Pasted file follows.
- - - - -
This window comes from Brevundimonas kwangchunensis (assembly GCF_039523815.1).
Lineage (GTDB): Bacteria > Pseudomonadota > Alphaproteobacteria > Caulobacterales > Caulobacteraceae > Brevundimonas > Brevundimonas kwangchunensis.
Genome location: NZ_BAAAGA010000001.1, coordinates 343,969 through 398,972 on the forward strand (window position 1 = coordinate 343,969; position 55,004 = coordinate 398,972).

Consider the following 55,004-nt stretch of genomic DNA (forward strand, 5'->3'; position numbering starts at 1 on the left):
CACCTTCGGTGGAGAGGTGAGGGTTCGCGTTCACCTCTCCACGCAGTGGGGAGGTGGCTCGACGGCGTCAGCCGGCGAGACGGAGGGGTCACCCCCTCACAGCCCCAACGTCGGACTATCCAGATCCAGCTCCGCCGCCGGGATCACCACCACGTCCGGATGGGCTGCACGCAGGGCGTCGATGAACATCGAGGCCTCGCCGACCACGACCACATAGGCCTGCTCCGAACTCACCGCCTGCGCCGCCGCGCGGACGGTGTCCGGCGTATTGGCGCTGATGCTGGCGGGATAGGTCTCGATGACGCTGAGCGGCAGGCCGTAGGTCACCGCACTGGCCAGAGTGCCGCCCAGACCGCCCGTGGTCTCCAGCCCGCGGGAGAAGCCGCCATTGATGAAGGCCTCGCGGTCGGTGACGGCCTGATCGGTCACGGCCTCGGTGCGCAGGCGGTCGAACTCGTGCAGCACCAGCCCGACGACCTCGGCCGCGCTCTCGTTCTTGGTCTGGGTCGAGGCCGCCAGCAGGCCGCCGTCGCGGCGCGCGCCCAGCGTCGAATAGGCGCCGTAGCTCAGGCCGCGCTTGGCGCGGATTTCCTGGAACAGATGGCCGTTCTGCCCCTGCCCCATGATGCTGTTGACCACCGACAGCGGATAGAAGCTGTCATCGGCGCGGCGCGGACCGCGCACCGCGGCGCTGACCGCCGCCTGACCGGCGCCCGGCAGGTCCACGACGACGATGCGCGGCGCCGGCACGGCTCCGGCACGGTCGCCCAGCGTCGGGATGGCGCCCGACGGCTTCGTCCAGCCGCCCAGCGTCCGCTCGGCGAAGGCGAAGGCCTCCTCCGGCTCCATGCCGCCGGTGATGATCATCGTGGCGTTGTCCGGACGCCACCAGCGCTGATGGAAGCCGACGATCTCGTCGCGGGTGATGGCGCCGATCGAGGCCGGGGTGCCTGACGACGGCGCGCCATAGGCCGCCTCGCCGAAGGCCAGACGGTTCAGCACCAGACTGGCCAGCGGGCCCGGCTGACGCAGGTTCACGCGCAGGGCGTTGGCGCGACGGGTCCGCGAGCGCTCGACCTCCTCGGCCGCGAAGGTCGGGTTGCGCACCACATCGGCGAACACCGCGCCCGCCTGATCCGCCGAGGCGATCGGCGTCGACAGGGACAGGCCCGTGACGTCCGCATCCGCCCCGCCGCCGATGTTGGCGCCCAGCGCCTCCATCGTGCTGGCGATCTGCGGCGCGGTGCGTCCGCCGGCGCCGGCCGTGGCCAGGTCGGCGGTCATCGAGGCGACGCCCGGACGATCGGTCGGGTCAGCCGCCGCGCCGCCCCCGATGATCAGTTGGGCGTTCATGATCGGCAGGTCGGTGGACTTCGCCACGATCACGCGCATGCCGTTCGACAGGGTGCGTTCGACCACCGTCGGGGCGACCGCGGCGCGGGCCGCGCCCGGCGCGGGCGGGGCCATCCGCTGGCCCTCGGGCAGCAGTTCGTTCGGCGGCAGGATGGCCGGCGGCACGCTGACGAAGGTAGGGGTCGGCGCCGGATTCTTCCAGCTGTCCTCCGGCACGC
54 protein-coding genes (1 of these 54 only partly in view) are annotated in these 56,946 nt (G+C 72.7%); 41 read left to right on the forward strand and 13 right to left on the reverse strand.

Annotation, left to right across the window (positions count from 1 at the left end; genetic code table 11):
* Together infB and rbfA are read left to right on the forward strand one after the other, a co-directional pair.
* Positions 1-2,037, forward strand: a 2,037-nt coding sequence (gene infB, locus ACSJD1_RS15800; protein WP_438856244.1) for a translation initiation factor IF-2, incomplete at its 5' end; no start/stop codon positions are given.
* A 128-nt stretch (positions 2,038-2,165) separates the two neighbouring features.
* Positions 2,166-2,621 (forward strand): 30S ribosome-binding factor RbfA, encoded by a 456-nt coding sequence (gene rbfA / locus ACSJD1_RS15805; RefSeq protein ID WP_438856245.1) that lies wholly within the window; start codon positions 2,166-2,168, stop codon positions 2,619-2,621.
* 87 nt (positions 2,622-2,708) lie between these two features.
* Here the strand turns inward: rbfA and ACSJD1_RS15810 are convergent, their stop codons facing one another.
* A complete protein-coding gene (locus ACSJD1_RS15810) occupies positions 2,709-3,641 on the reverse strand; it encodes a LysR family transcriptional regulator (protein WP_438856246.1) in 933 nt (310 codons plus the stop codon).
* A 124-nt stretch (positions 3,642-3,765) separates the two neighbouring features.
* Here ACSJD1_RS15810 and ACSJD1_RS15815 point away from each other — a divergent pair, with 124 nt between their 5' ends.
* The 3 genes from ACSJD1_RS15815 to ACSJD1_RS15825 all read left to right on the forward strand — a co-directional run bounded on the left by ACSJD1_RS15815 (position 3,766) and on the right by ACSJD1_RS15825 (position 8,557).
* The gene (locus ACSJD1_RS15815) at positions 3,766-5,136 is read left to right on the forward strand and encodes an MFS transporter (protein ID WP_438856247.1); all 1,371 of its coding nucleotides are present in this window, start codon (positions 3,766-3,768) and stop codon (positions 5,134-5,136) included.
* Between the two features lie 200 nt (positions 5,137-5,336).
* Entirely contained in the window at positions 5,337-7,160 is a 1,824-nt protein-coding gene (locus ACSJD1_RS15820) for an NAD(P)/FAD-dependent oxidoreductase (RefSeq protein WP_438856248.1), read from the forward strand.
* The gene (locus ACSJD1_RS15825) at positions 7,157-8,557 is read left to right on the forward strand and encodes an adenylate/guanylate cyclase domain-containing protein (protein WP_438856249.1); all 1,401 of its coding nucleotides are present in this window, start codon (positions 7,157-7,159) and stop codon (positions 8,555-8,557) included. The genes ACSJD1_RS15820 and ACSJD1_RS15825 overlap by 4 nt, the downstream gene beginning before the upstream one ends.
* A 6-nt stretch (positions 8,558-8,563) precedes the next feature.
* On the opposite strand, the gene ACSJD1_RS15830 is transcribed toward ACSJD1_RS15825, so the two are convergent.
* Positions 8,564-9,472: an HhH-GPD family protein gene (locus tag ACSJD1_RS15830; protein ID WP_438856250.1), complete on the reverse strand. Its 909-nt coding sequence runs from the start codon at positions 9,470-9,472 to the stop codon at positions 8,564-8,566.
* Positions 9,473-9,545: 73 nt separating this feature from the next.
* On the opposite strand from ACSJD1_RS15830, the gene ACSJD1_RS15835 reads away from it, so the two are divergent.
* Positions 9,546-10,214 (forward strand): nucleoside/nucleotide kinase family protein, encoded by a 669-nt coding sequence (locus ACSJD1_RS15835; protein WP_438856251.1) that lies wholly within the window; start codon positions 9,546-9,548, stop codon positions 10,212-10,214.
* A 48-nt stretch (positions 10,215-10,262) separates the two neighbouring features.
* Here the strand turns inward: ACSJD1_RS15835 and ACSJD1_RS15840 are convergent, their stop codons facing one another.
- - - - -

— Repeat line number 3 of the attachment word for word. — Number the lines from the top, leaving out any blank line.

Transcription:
Genome location: NZ_BAAAGA010000001.1, coordinates 343,969 through 398,972 on the forward strand (window position 1 = coordinate 343,969; position 55,004 = coordinate 398,972).